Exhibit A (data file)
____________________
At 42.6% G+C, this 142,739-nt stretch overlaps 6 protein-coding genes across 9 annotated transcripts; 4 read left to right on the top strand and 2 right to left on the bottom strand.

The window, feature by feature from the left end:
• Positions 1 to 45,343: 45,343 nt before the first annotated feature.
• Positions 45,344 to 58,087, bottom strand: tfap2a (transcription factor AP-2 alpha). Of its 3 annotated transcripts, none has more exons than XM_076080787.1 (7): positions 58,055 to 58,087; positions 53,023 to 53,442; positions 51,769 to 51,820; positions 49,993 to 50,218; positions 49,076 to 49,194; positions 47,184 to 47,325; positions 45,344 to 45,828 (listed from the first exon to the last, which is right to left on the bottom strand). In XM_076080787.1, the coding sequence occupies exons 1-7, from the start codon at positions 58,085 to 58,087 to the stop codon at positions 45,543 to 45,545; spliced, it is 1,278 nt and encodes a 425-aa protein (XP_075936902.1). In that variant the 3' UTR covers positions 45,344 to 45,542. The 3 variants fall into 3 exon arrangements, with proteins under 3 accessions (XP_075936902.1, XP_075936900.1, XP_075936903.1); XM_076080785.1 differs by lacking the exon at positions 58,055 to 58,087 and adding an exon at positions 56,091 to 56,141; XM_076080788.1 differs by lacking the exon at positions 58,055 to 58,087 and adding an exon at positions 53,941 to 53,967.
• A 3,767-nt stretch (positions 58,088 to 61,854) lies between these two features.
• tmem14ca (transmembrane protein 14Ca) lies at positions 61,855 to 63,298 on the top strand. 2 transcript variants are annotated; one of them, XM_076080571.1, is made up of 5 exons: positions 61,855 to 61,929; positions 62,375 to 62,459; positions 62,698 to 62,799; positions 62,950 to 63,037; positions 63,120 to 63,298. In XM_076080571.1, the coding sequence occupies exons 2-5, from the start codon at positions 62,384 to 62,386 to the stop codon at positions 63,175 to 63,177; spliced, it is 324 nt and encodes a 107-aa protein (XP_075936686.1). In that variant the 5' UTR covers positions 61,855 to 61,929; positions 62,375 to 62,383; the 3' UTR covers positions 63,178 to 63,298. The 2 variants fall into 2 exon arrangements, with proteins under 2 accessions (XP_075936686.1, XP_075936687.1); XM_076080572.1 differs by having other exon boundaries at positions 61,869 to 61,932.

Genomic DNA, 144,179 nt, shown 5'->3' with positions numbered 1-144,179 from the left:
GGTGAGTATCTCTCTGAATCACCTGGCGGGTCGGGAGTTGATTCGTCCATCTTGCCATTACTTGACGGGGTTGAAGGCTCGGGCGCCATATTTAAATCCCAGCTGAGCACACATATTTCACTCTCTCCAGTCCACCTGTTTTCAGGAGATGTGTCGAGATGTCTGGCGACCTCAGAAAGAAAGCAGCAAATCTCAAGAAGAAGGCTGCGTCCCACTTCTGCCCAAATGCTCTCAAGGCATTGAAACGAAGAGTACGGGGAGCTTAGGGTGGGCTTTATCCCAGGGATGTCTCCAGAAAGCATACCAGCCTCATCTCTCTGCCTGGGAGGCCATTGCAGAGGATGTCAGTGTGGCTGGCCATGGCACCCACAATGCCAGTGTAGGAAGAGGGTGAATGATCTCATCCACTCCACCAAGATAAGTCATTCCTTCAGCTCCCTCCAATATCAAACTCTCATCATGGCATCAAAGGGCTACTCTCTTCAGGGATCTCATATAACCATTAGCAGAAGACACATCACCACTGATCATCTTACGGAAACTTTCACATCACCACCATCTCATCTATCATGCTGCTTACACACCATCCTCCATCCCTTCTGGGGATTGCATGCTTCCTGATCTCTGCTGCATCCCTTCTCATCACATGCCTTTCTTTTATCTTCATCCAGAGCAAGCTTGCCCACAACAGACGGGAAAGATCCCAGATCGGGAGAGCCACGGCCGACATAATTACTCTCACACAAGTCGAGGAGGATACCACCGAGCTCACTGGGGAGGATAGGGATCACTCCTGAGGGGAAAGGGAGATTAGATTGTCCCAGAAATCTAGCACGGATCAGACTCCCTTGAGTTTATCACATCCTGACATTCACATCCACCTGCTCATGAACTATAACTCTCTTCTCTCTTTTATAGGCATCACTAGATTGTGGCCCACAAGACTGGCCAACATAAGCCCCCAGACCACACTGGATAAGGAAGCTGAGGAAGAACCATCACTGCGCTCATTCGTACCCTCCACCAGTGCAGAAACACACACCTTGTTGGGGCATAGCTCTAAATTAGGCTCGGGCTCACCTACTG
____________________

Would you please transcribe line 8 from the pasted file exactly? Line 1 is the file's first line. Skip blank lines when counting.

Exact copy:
GGTGAGTATCTCTCTGAATCACCTGGCGGGTCGGGAGTTGATTCGTCCATCTTGCCATTACTTGACGGGGTTGAAGGCTCGGGCGCCATATTTAAATCCCAGCTGAGCACACATATTTCACTCTCTCCAGTCCACCTGTTTTCAGGAGATGTGTCGAGATGTCTGGCGACCTCAGAAAGAAAGCAGCAAATCTCAAGAAGAAGGCTGCGTCCCACTTCTGCCCAAATGCTCTCAAGGCATTGAAACGAAGAGTACGGGGAGCTTAGGGTGGGCTTTATCCCAGGGATGTCTCCAGAAAGCATACCAGCCTCATCTCTCTGCCTGGGAGGCCATTGCAGAGGATGTCAGTGTGGCTGGCCATGGCACCCACAATGCCAGTGTAGGAAGAGGGTGAATGATCTCATCCACTCCACCAAGATAAGTCATTCCTTCAGCTCCCTCCAATATCAAACTCTCATCATGGCATCAAAGGGCTACTCTCTTCAGGGATCTCATATAACCATTAGCAGAAGACACATCACCACTGATCATCTTACGGAAACTTTCACATCACCACCATCTCATCTATCATGCTGCTTACACACCATCCTCCATCCCTTCTGGGGATTGCATGCTTCCTGATCTCTGCTGCATCCCTTCTCATCACATGCCTTTCTTTTATCTTCATCCAGAGCAAGCTTGCCCACAACAGACGGGAAAGATCCCAGATCGGGAGAGCCACGGCCGACATAATTACTCTCACACAAGTCGAGGAGGATACCACCGAGCTCACTGGGGAGGATAGGGATCACTCCTGAGGGGAAAGGGAGATTAGATTGTCCCAGAAATCTAGCACGGATCAGACTCCCTTGAGTTTATCACATCCTGACATTCACATCCACCTGCTCATGAACTATAACTCTCTTCTCTCTTTTATAGGCATCACTAGATTGTGGCCCACAAGACTGGCCAACATAAGCCCCCAGACCACACTGGATAAGGAAGCTGAGGAAGAACCATCACTGCGCTCATTCGTACCCTCCACCAGTGCAGAAACACACACCTTGTTGGGGCATAGCTCTAAATTAGGCTCGGGCTCACCTACTG